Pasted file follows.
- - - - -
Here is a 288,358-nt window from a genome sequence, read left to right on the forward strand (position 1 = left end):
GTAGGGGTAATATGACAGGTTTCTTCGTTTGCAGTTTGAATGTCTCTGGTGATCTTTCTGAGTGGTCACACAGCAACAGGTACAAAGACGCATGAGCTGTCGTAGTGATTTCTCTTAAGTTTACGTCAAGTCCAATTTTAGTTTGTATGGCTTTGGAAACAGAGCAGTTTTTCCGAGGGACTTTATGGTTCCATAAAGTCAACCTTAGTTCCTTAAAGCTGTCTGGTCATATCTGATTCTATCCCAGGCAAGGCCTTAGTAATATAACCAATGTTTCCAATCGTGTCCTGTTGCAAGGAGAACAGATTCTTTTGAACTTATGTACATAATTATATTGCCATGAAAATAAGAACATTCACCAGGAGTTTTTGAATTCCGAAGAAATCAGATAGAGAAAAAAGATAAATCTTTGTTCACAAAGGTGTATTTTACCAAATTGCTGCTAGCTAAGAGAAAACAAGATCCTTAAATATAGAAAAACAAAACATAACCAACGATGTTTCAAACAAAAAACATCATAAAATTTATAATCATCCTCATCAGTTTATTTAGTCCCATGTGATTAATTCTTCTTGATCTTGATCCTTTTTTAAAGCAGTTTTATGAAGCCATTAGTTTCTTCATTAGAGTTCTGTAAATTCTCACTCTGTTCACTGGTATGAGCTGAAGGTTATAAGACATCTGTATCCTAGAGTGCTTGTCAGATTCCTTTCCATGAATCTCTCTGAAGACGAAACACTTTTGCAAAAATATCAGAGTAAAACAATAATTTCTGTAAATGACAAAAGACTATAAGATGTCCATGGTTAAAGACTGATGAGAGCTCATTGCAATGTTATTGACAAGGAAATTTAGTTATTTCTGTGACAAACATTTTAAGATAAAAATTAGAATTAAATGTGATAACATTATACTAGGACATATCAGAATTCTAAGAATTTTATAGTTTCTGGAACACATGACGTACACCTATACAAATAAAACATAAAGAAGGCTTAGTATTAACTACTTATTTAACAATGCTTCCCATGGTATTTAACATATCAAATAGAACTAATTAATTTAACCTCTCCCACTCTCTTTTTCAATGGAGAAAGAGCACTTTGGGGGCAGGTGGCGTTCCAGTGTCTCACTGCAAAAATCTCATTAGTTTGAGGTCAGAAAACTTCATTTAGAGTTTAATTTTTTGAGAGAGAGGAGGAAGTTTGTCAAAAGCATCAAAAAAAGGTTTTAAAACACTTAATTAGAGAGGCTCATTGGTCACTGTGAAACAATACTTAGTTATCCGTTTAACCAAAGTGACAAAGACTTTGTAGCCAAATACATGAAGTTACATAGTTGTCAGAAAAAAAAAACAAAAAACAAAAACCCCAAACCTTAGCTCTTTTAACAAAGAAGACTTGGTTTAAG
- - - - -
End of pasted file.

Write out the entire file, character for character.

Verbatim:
Here is a 288,358-nt window from a genome sequence, read left to right on the forward strand (position 1 = left end):
GTAGGGGTAATATGACAGGTTTCTTCGTTTGCAGTTTGAATGTCTCTGGTGATCTTTCTGAGTGGTCACACAGCAACAGGTACAAAGACGCATGAGCTGTCGTAGTGATTTCTCTTAAGTTTACGTCAAGTCCAATTTTAGTTTGTATGGCTTTGGAAACAGAGCAGTTTTTCCGAGGGACTTTATGGTTCCATAAAGTCAACCTTAGTTCCTTAAAGCTGTCTGGTCATATCTGATTCTATCCCAGGCAAGGCCTTAGTAATATAACCAATGTTTCCAATCGTGTCCTGTTGCAAGGAGAACAGATTCTTTTGAACTTATGTACATAATTATATTGCCATGAAAATAAGAACATTCACCAGGAGTTTTTGAATTCCGAAGAAATCAGATAGAGAAAAAAGATAAATCTTTGTTCACAAAGGTGTATTTTACCAAATTGCTGCTAGCTAAGAGAAAACAAGATCCTTAAATATAGAAAAACAAAACATAACCAACGATGTTTCAAACAAAAAACATCATAAAATTTATAATCATCCTCATCAGTTTATTTAGTCCCATGTGATTAATTCTTCTTGATCTTGATCCTTTTTTAAAGCAGTTTTATGAAGCCATTAGTTTCTTCATTAGAGTTCTGTAAATTCTCACTCTGTTCACTGGTATGAGCTGAAGGTTATAAGACATCTGTATCCTAGAGTGCTTGTCAGATTCCTTTCCATGAATCTCTCTGAAGACGAAACACTTTTGCAAAAATATCAGAGTAAAACAATAATTTCTGTAAATGACAAAAGACTATAAGATGTCCATGGTTAAAGACTGATGAGAGCTCATTGCAATGTTATTGACAAGGAAATTTAGTTATTTCTGTGACAAACATTTTAAGATAAAAATTAGAATTAAATGTGATAACATTATACTAGGACATATCAGAATTCTAAGAATTTTATAGTTTCTGGAACACATGACGTACACCTATACAAATAAAACATAAAGAAGGCTTAGTATTAACTACTTATTTAACAATGCTTCCCATGGTATTTAACATATCAAATAGAACTAATTAATTTAACCTCTCCCACTCTCTTTTTCAATGGAGAAAGAGCACTTTGGGGGCAGGTGGCGTTCCAGTGTCTCACTGCAAAAATCTCATTAGTTTGAGGTCAGAAAACTTCATTTAGAGTTTAATTTTTTGAGAGAGAGGAGGAAGTTTGTCAAAAGCATCAAAAAAAGGTTTTAAAACACTTAATTAGAGAGGCTCATTGGTCACTGTGAAACAATACTTAGTTATCCGTTTAACCAAAGTGACAAAGACTTTGTAGCCAAATACATGAAGTTACATAGTTGTCAGAAAAAAAAAACAAAAAACAAAAACCCCAAACCTTAGCTCTTTTAACAAAGAAGACTTGGTTTAAG